As Cyprus Airways staff, we remained on much-reduced pay well after the island’s economic revival began. We were almost continuously on courses, learning to fly the larger and larger aeroplanes that the lengthening runway at Larnaca could support. This was the heyday of Middle Eastern terrorism. When we were hijacked, our (sometimes volunteer) crews were threatened and placed in imminent and acute danger. We had enough sense of humour to laugh when terrorists got stuck trying to bring Soviet Rocket-Propelled Grenade launchers (RPGs) through the aircraft door. I was present in the Operations building at Larnaca when one of our staff was killed and my captain hit during a wild shoot-out.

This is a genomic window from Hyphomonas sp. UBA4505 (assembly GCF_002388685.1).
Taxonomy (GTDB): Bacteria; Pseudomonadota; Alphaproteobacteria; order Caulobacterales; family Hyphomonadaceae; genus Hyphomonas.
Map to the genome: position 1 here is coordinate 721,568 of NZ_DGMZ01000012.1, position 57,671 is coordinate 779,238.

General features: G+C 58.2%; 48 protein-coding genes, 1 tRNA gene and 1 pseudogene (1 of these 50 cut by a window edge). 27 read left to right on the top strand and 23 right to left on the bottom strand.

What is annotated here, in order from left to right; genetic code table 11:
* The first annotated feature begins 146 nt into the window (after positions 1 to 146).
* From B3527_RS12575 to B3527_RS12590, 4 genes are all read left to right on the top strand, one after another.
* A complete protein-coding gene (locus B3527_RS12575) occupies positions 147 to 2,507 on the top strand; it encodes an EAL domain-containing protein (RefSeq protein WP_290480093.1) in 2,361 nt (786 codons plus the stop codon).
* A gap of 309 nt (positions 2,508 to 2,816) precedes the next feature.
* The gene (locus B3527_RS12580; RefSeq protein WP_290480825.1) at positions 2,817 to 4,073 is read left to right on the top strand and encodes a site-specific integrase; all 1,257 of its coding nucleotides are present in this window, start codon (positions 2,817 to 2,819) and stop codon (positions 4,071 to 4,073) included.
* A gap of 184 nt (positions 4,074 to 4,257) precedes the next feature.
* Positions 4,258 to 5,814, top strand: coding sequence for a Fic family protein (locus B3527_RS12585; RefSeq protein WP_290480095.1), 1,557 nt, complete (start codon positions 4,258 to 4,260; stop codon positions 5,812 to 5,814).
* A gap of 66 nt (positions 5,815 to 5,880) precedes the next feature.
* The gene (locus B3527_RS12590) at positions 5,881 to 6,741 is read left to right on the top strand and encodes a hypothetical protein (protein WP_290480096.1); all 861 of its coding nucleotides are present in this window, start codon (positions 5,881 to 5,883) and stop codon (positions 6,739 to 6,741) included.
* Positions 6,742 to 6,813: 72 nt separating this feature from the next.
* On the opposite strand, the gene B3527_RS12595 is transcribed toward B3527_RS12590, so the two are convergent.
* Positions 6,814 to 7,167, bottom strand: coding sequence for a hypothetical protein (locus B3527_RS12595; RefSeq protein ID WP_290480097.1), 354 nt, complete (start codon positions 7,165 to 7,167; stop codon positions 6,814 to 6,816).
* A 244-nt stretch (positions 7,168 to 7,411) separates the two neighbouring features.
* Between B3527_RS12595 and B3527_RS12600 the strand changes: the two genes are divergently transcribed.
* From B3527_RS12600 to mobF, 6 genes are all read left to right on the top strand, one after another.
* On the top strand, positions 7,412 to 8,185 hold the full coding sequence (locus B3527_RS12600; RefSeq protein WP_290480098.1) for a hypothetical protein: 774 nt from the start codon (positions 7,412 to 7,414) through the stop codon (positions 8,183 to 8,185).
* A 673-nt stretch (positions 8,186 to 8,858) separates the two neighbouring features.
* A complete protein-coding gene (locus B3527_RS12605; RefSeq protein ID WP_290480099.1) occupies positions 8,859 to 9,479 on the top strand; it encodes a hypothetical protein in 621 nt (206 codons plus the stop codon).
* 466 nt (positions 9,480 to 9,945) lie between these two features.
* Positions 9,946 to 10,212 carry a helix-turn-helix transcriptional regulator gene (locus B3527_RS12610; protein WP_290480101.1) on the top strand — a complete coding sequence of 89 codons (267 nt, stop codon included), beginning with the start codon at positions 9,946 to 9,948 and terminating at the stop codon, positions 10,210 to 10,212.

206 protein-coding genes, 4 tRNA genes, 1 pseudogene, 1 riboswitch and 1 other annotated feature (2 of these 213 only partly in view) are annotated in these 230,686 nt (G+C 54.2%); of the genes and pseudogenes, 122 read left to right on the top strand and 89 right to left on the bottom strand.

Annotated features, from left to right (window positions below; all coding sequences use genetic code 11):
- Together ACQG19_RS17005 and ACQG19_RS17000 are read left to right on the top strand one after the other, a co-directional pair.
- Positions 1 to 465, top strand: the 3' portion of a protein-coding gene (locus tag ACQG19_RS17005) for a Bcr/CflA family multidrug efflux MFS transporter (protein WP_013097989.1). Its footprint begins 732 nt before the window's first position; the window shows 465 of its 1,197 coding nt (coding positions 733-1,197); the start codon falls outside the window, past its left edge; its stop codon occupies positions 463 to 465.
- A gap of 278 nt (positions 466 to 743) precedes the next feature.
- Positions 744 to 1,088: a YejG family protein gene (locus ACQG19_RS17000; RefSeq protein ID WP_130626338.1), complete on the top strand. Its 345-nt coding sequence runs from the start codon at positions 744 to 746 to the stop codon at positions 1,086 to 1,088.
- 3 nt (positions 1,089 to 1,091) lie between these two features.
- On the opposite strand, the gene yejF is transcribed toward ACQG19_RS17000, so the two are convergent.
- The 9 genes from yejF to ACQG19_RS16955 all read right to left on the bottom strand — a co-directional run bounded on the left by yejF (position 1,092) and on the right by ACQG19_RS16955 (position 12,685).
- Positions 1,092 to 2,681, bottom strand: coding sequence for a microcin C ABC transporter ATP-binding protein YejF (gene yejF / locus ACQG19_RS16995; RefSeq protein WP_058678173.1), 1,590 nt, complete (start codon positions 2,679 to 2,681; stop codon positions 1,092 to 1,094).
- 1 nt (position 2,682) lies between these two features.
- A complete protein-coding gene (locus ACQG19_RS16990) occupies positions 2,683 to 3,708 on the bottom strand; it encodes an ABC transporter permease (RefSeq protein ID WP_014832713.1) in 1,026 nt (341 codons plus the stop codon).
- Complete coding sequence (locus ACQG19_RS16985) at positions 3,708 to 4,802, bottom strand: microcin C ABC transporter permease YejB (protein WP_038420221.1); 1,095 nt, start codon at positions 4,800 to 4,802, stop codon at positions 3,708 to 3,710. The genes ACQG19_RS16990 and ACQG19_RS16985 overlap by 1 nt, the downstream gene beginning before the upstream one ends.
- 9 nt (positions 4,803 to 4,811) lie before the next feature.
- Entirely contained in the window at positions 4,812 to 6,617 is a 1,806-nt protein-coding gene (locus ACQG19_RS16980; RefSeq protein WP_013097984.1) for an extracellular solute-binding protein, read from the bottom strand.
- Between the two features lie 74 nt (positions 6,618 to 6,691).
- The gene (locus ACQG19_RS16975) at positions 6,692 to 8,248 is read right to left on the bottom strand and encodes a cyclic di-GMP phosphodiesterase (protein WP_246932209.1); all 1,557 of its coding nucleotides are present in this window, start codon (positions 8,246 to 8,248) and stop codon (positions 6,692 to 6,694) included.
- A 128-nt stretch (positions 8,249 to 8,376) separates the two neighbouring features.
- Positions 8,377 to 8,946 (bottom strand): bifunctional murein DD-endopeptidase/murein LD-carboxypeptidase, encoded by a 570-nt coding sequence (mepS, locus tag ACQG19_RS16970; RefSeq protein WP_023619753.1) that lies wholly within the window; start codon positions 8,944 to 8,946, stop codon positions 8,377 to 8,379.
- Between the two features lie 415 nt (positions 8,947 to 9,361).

In one of the few breaks with rousfeti, an expatriate CEO was brought in, an experienced executive who inspired extraordinary support when he voiced his vision: we should become a ‘hub-and-spoke’ operation for which Cyprus was ideally geographically and geo-politically suited. We would link Tokyo with New York, Stockholm with Johannesburg, all through Larnaca Airport. We would have a Business Class which would be the envy of other airlines’ First Class; we would set up a separate, low-cost airline for the ‘cheapos’: the inclusive tourists. For two hours in the Laiki Sporting Club he justified his argument before the Cyprus Airways pilots, fluently and without notes. We were open-jawed at his vision and cheered him to the echo.
“No,” said the Board, “we fly to Athens and London.” Our visionary CEO was soon dismissed. A couple of years later an airline set up shop in Dubai, following our CEO’s blueprint almost to the letter. It is called Emirates; you may have heard of them.